To make matters worse, this decision, made by a team that prides its self on being ‘classy’ was anything but. Not only was the six year coach, and friend of the organization and Bay Area very rudely terminated from his job, he was not even given the courtesy and time to notify his wife, speak to his players, or even plead his case before the announcement was made public. Further still, owner John York hid behind his General Manager, citing being tired and having other business matters to attend to, as the reason. York may have been tired, but flying in on the last minute to attend specifically to the Mariucci ordeal, certainly would have precluded any chance to make other business arrangements. This cowardly act should be looked down upon by 49ers fans and NFL fans. York’s behavior and emphasis on the 49ers flow chart of hierarchical power, have not only bruised what was once a great 49ers reputation, but has also made the head coaching position on the 49ers look less appealing to the few candidates that are still available.
You don’t have to be a Mariucci fan to recognize the injustice of the team’s actions. Unfortunately we can not go back and change the past and so we must look forward to the future, and hope that the mess created by an irresponsible owner can indeed be cleaned up.
A list of replacements for Mariucci is materializing. The list is created more from fans speculations than from the admission of the team, but at the very least is a starting point to what may be a very long search.
Mike Holmgren undoubtedly tops the list of potential replacements. The former 49ers offensive coordinator under Bill Walsh, former head coach of the Super Bowl Champion Green Bay Packers during the 90’s and current coach of the NFC West rival Seattle Seahawks would be one of few coaches out there that is one same level, or perhaps slightly better than Mariucci (a Holmgren disciple himself). The chances of prying away Holmgren from the remaining four years of his contract, without mortgaging the 49ers future seem extremely minimal. His large price tag is likely to be looked down upon by owner John York too, as York is looking to slash expenditures.
Dennis Green a former 49ers defensive coordinator, and head coach of the Vikings has already expressed interest in returning to the 49ers. Green turned down an offer from the Jacksonville Jaguars about a week prior to Mariucci’s dismissal. Many believe that Green turned down the offer because of something Bill Walsh may have expressed something to him. While Green would be a coach that is ‘close to home’ there are certainly problems with bringing him to the 49ers. Firstly he and star receiver already don’t get along, and Green was unable to manage Rand Moss while in Minnesota. Between his time with the 49ers and Vikings Green went to the post season 11 out of 13 years, but as a head coach was never able to advance beyond the playoffs, which was a big knock on Steve Mariucci. He too would demand a large pay cheque.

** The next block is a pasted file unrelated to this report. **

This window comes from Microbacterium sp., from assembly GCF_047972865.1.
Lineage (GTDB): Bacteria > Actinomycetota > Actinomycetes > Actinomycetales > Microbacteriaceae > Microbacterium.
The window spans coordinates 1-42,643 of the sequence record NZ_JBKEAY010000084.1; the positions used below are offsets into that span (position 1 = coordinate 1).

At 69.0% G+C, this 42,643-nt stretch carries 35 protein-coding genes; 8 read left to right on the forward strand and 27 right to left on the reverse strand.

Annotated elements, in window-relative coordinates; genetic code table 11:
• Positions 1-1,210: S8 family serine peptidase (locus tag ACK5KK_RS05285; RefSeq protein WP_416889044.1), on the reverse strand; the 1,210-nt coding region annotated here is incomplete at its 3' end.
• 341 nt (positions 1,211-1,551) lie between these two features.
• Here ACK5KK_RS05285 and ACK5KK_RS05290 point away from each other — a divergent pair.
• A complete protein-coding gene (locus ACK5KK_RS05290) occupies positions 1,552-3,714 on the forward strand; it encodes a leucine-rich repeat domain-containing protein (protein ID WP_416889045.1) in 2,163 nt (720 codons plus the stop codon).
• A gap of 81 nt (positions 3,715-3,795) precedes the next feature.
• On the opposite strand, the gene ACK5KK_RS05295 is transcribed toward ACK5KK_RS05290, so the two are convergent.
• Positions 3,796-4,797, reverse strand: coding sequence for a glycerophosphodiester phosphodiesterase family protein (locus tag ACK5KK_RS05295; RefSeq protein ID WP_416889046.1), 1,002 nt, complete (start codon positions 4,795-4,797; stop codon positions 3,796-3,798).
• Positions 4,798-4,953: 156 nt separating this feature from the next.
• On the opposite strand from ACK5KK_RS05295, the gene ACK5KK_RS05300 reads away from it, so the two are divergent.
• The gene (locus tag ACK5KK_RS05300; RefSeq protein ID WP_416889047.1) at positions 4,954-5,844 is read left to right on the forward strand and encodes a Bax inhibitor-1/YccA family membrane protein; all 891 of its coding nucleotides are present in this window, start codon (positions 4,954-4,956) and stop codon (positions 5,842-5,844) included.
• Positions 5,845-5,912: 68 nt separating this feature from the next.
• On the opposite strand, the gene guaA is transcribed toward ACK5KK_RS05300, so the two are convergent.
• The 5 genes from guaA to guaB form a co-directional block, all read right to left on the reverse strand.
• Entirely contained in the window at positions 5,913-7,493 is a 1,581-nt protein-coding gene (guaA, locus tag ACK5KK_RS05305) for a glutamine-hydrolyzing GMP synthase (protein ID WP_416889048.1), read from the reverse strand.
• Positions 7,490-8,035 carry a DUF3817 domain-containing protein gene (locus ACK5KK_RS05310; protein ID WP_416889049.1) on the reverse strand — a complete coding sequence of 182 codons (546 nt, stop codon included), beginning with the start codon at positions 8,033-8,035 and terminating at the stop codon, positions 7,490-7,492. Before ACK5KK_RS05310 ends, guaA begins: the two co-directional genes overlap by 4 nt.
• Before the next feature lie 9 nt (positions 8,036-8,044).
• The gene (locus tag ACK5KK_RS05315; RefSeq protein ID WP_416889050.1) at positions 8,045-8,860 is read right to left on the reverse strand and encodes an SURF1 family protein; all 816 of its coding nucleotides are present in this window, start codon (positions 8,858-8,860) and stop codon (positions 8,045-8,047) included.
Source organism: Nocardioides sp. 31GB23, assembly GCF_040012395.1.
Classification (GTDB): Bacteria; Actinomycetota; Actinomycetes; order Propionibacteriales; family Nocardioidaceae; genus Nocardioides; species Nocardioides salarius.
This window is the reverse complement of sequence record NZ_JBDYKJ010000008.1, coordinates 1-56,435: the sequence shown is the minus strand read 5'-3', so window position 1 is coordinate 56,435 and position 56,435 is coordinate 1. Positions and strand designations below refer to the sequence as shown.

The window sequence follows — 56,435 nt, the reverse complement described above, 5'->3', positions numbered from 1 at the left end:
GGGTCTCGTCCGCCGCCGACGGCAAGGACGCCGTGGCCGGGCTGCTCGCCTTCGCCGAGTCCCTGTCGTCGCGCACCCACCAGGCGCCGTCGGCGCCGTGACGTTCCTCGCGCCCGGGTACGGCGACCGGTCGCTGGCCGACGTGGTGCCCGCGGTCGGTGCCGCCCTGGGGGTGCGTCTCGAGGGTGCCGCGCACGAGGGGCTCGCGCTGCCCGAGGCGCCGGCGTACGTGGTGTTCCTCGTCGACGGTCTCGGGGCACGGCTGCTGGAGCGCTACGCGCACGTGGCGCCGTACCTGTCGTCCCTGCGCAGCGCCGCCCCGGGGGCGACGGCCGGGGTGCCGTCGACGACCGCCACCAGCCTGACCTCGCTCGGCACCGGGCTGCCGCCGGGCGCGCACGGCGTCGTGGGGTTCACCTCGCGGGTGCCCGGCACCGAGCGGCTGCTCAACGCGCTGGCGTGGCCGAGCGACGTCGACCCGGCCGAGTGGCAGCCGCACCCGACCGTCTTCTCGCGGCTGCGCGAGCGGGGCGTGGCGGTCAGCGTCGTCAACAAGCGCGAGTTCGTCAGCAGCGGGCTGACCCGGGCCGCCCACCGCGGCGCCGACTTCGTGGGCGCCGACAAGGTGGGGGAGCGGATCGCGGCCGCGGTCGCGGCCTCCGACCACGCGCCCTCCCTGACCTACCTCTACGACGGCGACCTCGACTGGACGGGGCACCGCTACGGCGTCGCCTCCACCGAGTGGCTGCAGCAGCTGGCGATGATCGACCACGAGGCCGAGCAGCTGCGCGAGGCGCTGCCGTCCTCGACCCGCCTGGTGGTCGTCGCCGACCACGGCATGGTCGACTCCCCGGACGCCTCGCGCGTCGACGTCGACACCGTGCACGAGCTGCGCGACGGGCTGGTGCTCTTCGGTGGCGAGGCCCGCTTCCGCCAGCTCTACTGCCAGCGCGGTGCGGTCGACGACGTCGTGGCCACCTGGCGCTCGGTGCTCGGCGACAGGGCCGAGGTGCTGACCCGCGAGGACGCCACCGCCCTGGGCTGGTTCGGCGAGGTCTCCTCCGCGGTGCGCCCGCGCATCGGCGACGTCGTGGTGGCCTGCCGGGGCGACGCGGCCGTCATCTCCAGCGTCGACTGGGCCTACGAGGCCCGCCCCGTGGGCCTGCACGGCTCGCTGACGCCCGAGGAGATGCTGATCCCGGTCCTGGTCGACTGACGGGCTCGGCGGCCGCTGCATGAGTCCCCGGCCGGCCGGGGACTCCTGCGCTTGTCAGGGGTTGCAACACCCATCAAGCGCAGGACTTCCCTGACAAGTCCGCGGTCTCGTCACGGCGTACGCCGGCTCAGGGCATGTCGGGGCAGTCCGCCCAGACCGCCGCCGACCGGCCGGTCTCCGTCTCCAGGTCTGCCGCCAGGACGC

‘In house’ coaches are not likely to be an improvement on a fired head coach. Anything they could do as a head coach, they could have implemented in some capacity under the previous situation. Still the 49ers have a series of coaches that could potentially move up the ranks.
Jim Mora Jr the current defensive coordinator of the 49ers is another man being considered for the position. Mora is also interviewing for a lateral move to the Carolina Panthers. A promotion for Mora, the son of a former head coach, would be quite controversial with 49ers fans. His defenses were never widely feared or respected for that matter, though he does constantly earn praise from the organization. Mora’s game plans are usually amazingly innovative, or disturbingly boring. He does not appear to have the consistency to be a head coach despite being the most senior (in terms of position and experience) member of the 49ers staff.
Gregg Knapp the 49ers offensive coordinator does not appear to be a front runner for the position. Knapp’s play calling was highly unimaginative this past season, but whether that was a result of Mariucci’s game planning is undetermined. Knapp has less experience than Mora, but does have a good rapport with starting quarterback Jeff Garcia, and was a big factor in his development. The 49ers may want to keep Knapp around as a coordinator because he knows the system, but he appears to lack the experience to be a head coach.
Tom Rathman the 49ers running back coach would be a great candidate for the position if he had more experience within the system. One of the most explosive coaches on the team, he is well liked, and respected. Rathman desires the best from his players and has been known to chase them through practice drills. The former 49ers back is well versed in the way things are done with the team. He may favour the run though, and that could be looked down upon by the management, mainly Bill Walsh.
Receivers coach George Stewart is another possibility. Stewart has head coaching aspirations, and has worked on several different units in his time with the NFL. He has a good relationship with star receiver Terrell Owens, but is seen by some as lacking in player development skills. Likely an aggressive candidate, Stewart would be an intriguing head coach of the team. Like Rathman, it’s hard to believe he would be able to leap from Knapp for the position.
Quarterbacks coach Ted Tollner is not a West Coast Offense guy, and Jeff Garcia’s progress appeared to back track under his guidance, still Tollner’s name is being passed around as an interim coach for Mariucci. This situation is less than perfect, but would involve Tollner coaching for a year while the 49ers stake out their favourite candidate. General Manager Terry Donahue, who has coached at the collegiate level could potentially act in this role too, thought it is believed that these situations are less than ideal.